In contrast, good product managers** doggedly dig into objections, trying to thoroughly understand each one. Because the goal of a validation interview is not to close that specific customer, but to listen for concerns that will come up again and again. To understand root issues and context so that we can solve them later. Product folks want interviewees to share their pain, their workflows, alternative they’ve tried, and the real cost of fixing the problem. (If this customer can’t export CSV files, why not? What have they tried? How much time does it waste? Has their incumbent vendor promised a fix? Why is that export important if we have other ways of pulling data from the system? Have they gone to their manager to demand a solution? Are there other users at this company having the same problem?)
A great outcome is understanding the objection deeply enough to bring back a clear problem description and have the whole development/design team can collaborate on fresh solutions. Or to learn that this user doesn’t care and hasn’t bothered to look for answers.

Especially in the enterprise space, real market validation is painstaking and slower than we want. It’s not easy to schedule. It encourages humility and rewards curiosity. And there’s no guarantee that we ever find a positive answer. Putting discovery on a quarterly clock isn’t helpful.

How Does This Play Out?

When we hire enterprise sales teams too early, we send them out with high-level positioning or vague concepts but without the detailed info and well-crafted artifacts they need to close specific deals. So they work their personal networks for folks who might react well to our high-level proposition. Then they try push for positive buying interest, which inevitably includes lots of customer-side questions about what and how and when and how much and what about.

Fictitious example: our company is building AI-based recruiting software that will spot talent better among stacks of online job applicants. Positioning: “We help drive down the cost of recruiting while filling key openings faster!”  We’ve turned our investor pitch into a 7-slide deck that highlights recruiting costs and millennial hiring trends. It’s silent on target segments, effectiveness, pricing, competitor comparisons, system requirements and ROI because we only have vague guesses so far.

Our Southeast salesperson knows the CHRO of BigPharmaCorp in Atlanta. She comes back from the meeting very enthusiastic, since the CHRO is bonused on recruiting speed and likes our one-line pitch. She’s brought back a short list of reasonable questions, however:

  • When will we be HIPAA compliant?
  • Have we measured our effectiveness on healthcare-specific resumes with heavy scientific or industry terminology?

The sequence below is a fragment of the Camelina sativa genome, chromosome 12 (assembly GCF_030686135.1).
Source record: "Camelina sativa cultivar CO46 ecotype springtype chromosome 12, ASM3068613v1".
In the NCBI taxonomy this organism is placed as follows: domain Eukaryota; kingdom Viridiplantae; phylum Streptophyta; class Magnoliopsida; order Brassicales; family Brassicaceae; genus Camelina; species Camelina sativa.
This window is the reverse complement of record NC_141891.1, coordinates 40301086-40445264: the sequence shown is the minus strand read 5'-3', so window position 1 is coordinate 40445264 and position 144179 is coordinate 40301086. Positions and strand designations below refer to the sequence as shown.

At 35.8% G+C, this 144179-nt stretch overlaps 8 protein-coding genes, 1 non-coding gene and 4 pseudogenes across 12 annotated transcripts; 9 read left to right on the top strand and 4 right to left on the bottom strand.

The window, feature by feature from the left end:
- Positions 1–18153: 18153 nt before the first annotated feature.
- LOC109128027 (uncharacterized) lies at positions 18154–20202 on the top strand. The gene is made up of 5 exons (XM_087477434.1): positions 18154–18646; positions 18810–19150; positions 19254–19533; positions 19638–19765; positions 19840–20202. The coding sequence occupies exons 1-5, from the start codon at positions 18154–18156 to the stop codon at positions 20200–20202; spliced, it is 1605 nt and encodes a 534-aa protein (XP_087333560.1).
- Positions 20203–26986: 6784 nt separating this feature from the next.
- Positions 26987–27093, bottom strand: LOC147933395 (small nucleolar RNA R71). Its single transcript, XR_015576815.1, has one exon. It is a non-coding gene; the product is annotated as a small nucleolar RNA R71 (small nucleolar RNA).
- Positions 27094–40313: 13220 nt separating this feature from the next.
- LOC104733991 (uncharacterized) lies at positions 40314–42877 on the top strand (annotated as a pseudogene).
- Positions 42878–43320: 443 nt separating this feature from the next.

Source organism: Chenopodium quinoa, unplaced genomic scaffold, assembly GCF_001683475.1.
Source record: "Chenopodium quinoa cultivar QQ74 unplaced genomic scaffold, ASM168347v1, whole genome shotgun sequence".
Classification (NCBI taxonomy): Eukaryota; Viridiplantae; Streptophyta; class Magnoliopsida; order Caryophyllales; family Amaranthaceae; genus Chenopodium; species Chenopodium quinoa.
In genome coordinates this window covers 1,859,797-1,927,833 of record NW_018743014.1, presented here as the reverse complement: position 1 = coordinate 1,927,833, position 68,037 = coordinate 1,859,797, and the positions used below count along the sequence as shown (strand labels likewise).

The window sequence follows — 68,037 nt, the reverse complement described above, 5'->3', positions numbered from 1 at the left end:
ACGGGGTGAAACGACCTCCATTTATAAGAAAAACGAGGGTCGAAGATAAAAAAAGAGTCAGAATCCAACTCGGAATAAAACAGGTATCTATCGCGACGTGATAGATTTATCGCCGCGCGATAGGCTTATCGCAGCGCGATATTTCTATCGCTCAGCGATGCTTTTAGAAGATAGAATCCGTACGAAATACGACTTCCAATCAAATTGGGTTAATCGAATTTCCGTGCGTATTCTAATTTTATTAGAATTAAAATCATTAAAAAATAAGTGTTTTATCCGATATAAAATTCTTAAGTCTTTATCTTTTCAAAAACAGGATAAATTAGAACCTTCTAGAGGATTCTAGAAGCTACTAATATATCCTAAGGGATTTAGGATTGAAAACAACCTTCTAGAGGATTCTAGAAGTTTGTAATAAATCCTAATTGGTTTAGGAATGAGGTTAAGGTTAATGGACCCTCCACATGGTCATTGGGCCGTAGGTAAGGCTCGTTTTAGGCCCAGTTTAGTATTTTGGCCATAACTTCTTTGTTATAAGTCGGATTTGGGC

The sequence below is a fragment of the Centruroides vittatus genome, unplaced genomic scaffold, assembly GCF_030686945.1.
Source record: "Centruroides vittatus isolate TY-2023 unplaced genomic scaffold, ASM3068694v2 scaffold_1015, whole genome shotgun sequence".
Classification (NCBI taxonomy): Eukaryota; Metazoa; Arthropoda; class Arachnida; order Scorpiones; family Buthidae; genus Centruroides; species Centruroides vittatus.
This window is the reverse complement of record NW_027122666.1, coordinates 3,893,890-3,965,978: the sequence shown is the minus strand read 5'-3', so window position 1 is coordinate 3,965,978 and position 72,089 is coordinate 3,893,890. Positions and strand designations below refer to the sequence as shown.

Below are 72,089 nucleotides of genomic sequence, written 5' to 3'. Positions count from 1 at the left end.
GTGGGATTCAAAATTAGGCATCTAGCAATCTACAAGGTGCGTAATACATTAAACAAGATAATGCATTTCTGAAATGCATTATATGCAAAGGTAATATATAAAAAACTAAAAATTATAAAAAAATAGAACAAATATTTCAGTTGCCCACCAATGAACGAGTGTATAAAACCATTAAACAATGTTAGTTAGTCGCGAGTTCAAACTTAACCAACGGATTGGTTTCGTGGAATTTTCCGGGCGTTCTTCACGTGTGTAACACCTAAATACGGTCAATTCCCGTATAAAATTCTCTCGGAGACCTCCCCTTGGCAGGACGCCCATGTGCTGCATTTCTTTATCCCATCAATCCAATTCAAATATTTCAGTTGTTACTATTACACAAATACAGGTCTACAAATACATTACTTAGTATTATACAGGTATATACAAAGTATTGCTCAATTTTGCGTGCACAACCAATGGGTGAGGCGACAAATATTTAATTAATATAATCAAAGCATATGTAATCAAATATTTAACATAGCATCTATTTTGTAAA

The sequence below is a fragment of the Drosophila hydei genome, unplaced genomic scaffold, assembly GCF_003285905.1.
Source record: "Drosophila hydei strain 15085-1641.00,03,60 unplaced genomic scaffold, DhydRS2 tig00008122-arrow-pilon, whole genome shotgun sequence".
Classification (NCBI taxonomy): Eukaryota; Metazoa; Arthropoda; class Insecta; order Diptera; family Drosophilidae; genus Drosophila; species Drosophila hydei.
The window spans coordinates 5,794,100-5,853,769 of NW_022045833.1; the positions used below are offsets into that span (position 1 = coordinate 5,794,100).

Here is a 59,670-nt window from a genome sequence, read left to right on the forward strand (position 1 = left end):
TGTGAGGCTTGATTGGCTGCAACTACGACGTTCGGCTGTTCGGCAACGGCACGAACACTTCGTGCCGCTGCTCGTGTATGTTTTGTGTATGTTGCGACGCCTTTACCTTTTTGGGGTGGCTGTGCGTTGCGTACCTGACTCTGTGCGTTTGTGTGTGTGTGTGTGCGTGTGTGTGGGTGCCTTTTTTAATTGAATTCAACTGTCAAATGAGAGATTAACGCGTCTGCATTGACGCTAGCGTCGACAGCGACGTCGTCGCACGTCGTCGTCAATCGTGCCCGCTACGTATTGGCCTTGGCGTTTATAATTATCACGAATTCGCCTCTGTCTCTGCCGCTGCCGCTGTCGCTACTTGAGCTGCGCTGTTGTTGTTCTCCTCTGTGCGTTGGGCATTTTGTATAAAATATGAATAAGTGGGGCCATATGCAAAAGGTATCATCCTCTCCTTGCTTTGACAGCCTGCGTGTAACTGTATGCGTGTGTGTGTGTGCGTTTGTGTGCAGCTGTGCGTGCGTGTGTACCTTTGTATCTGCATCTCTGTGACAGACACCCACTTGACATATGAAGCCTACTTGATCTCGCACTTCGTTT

• How long will it take to rebuild the presentation with only Pharma terminology, Pharma examples, Pharma images? Can we provide 2 reference accounts in Pharma?
  • Where’s our detailed feature comparison to two pharma-specific recruiting packages?
  • Do we fall under the FDA’s Software as a Medical Device (SaMD) standard?
  • Can we integrate with BigPharmaCorp’s custom-built diversity tracking application?
  • HIMSS, the big healthcare trade show, is in Orlando next week. Will we be exhibiting there?

Meanwhile, our Northeast rep just talked with a colleague at MegaBankNYC and has his finance-specific checklist: support for Know Your Customer regulations, anti-money-laundering reporting, and SOC 2 audit requirements.
And a Federal prospect wants commitments about GSA pricing schedules, ultra-secure on-premise installation options, and project-based custom development through a major DoD contractor.

Follow-up meetings for all three are next week, so our lone product manager abandons work on more systematic validation interviews to rebuild PPTs and knock together imaginary ROIs by vertical market. Because we lack core assets and answers, our three salespeople collectively capture all of Product’s time. And all three deals are likely to flounder on as-yet-unknown technical or economic or organizational problems. (Oops! We’ve already told the Board about our hot new prospects.)

This creates our spin cycle of frustration and finger-pointing. The Sales team is doing its best to find prospects for our untested product concept, hitting internal roadblocks as often as customer-side roadblocks. (From Product: “Our software won’t do that.” “You didn’t ask the right questions.” “Building that special feature would pull our whole team off finishing the core product.” “This customer is an outlier.” From Sales: “Then we need more complete qualification and technical details. These deals were exactly what you asked us for.” “How hard could it be to add those few features?”)

Product supports these proto-opportunities though they are distracting and mostly hopeless. Deep market discovery should our #1 priority, but gets repeatedly postponed as each quixotic deal comes in. It’s easy for each side to take it personally, rather than seeing the underlying problem.

What Do We Do?

Ideally, we wouldn’t find ourselves in this situation. But optimism, urgency and revenue promises to our Board drive us to scale up Sales. What options do we have?

  • I’d start by scaling back Sales to a single senior person until we find our market fit. (Here’s who I’d pick.) At a big company, I’d transfer the remaining team to revenue-generating products.
  • Pair our salesperson with a product manager or UX’er on all discovery calls. And change short-term sales compensation from revenue to successful unpaid trials.
  • Create a structured validation questionnaire with emphasis on problems and alternatives. Give prospects a red marker to “correct” our mocks, presentations, materials.
  • Design a “concierge test” where we do some of the customer’s work and learn what’s missing from our fragmentary offering. (HT: Tristan Kromer.)

None of this will be easy or popular.

Sound Byte

Hiring an expensive sales team to validate product concepts is IMO a colossal mistake. Instead, we need to get our product learning in place and then ramp up a revenue process. Ultimately that will be much cheaper and faster.

* Some salespeople can surely do good product discovery work, just as some finance folks can write website copy and some marketers can debug security protocols. But as a group, salespeople are hired and trained and rewarded and promoted for selling, which is the antithesis of validated learning.

** Discovery is a team effort. I’ve referred here to a solitary product manager, but the best validation interviews include designers and developers/ architects.